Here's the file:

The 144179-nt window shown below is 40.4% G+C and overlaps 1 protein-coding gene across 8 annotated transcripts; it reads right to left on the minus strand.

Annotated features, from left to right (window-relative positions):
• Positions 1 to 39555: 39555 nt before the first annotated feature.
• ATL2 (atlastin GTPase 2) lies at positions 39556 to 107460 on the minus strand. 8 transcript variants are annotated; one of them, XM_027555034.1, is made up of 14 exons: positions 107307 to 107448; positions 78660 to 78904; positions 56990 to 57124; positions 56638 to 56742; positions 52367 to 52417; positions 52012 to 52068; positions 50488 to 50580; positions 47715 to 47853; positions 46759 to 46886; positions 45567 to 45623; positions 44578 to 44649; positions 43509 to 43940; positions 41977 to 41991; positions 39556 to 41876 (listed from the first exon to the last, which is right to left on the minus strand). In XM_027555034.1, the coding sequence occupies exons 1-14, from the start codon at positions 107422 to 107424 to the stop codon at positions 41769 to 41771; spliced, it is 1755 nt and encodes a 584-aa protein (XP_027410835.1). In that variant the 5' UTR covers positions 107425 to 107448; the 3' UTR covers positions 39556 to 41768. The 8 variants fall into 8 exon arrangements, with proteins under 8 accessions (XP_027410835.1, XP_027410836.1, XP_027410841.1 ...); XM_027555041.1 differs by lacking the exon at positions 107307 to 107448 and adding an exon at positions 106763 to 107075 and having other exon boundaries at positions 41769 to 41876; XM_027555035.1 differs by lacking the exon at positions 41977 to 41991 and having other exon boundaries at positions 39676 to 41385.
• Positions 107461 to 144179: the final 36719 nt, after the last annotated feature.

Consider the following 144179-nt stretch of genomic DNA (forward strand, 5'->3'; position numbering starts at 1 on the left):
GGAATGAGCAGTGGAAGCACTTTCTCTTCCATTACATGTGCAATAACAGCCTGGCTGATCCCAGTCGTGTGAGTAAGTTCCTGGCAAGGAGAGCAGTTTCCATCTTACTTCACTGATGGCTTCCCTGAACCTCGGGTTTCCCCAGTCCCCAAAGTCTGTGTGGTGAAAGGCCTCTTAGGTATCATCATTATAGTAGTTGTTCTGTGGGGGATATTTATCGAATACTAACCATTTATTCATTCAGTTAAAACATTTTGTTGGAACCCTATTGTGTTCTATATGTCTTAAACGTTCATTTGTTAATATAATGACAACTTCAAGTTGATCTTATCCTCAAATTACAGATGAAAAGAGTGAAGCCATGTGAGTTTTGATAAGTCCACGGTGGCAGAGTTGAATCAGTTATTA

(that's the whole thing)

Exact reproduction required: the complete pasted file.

The 144179-nt window shown below is 40.4% G+C and overlaps 1 protein-coding gene across 8 annotated transcripts; it reads right to left on the minus strand.

Annotated features, from left to right (window-relative positions):
• Positions 1 to 39555: 39555 nt before the first annotated feature.
• ATL2 (atlastin GTPase 2) lies at positions 39556 to 107460 on the minus strand. 8 transcript variants are annotated; one of them, XM_027555034.1, is made up of 14 exons: positions 107307 to 107448; positions 78660 to 78904; positions 56990 to 57124; positions 56638 to 56742; positions 52367 to 52417; positions 52012 to 52068; positions 50488 to 50580; positions 47715 to 47853; positions 46759 to 46886; positions 45567 to 45623; positions 44578 to 44649; positions 43509 to 43940; positions 41977 to 41991; positions 39556 to 41876 (listed from the first exon to the last, which is right to left on the minus strand). In XM_027555034.1, the coding sequence occupies exons 1-14, from the start codon at positions 107422 to 107424 to the stop codon at positions 41769 to 41771; spliced, it is 1755 nt and encodes a 584-aa protein (XP_027410835.1). In that variant the 5' UTR covers positions 107425 to 107448; the 3' UTR covers positions 39556 to 41768. The 8 variants fall into 8 exon arrangements, with proteins under 8 accessions (XP_027410835.1, XP_027410836.1, XP_027410841.1 ...); XM_027555041.1 differs by lacking the exon at positions 107307 to 107448 and adding an exon at positions 106763 to 107075 and having other exon boundaries at positions 41769 to 41876; XM_027555035.1 differs by lacking the exon at positions 41977 to 41991 and having other exon boundaries at positions 39676 to 41385.
• Positions 107461 to 144179: the final 36719 nt, after the last annotated feature.

Consider the following 144179-nt stretch of genomic DNA (forward strand, 5'->3'; position numbering starts at 1 on the left):
GGAATGAGCAGTGGAAGCACTTTCTCTTCCATTACATGTGCAATAACAGCCTGGCTGATCCCAGTCGTGTGAGTAAGTTCCTGGCAAGGAGAGCAGTTTCCATCTTACTTCACTGATGGCTTCCCTGAACCTCGGGTTTCCCCAGTCCCCAAAGTCTGTGTGGTGAAAGGCCTCTTAGGTATCATCATTATAGTAGTTGTTCTGTGGGGGATATTTATCGAATACTAACCATTTATTCATTCAGTTAAAACATTTTGTTGGAACCCTATTGTGTTCTATATGTCTTAAACGTTCATTTGTTAATATAATGACAACTTCAAGTTGATCTTATCCTCAAATTACAGATGAAAAGAGTGAAGCCATGTGAGTTTTGATAAGTCCACGGTGGCAGAGTTGAATCAGTTATTA